As described in U.S. Pat. No. 3,529,044, in a wet spinning procedure a spinning dope can be extruded into a spin bath at a temperature between about 25°-60° C. where coagulation of the solution and the formation of a fiber occurs. A variety of suitable solvent-nonsolvent systems are known in the fiber art for use as the coagulating medium or spin bath. Suitable spin baths are nonsolvents for the organic polymer and do not chemically react with the spinning solution.
One type of useful spin bath consists of an aqueous mineral acid solution, such as a mixture of about 20-50 weight percent sulfuric acid and about 5-10 weight percent phosphoric acid. Other suitable spin bath media include organic solvents such as acetone; inorganic salt solutions such as aqueous sodium carbonate; and the like.
It has been found that the spinning procedure is facilitated and the mechanical properties of the formed fiber product are enhanced when a surfactant is included in the spinning dope as an extrusion aid. Fatty acid compounds are particularly suited for this purpose, e.g., oleic acid, ammonium oleate, and the like. The extrusion aid is employed in a quantity between about 0.05-5 weight percent, based on the weight of the spinning dope.
After a newly formed precursor fiber is withdrawn from a spin bath, usually it is stretched or drawn to about 100-300 percent of its original length by conventional techniques. Wet drawing is particularly preferred. Following the stretching step of the process the fiber can be washed to remove any adhering traces of the spin bath, and then dried.
The precursor fiber can be converted to any one of a variety of fibrous configurations prior to undergoing thermal treatment. For example, the fiber can be in the form of filaments, staple fibers, tows, plied yarns, knits, braids, fabrics, or other fibrous assemblages while undergoing thermal treatment. Alternatively, various fibrous configurations may be formed from the inorganic fibers at the conclusion of the pyrolysis step of the process.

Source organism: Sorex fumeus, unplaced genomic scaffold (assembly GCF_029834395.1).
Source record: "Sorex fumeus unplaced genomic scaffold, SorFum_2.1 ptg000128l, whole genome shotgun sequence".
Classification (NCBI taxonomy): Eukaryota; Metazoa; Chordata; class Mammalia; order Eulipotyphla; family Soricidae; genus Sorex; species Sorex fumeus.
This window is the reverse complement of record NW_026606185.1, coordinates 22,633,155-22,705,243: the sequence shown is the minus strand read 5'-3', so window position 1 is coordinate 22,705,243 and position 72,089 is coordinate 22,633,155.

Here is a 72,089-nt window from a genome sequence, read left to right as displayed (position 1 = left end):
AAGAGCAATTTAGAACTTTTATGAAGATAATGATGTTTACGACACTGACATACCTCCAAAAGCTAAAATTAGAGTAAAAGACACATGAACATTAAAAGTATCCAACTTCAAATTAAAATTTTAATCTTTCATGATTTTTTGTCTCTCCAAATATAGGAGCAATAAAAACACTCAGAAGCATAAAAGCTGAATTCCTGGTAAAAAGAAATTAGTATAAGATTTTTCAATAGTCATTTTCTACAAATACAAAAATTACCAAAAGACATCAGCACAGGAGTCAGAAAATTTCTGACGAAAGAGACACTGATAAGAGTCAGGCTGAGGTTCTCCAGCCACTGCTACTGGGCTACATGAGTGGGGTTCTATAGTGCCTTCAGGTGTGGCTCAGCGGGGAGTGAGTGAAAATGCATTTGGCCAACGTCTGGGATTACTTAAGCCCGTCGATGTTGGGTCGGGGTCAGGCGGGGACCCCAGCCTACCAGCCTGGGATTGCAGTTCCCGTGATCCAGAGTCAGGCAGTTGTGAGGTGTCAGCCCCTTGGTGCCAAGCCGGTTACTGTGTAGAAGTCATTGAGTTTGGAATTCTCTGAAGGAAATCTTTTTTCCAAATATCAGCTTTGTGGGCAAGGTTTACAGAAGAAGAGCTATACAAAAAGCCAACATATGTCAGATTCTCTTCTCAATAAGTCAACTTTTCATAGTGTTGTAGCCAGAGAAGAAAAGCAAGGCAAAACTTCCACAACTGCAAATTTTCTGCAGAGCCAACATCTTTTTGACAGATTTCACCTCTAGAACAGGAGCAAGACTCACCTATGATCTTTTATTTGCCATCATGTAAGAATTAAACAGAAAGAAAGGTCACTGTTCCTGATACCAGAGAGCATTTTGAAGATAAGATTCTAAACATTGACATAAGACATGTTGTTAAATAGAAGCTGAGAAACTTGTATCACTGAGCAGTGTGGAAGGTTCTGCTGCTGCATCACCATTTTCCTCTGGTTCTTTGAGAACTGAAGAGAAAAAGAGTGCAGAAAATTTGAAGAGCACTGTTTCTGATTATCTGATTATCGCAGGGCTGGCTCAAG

To provide a final spinel fiber product with optimal physical and magnetic properties, it is preferred to subject the intermediate precursor fiber from the precursor fiber formation step to an initial thermal treatment in a molecular oxygen environment. The organic polymer substrate in the presursor fiber is partially carbonized to a stabilized form so that the subsequent pyrolysis step of the process can be effected without the concomitant destruction of the fibrous configuration. The thermal treatment step can be conducted by heating the precursor fiber in a molecular oxygen-containing atmosphere at a temperature ranging between about 200°-600° C. The thermal treatment temperature selected is dependent upon the polymer resistance to distortion at elevated temperatures, and should not exceed the polymer melting point during at least the initial phase of the thermal treatment.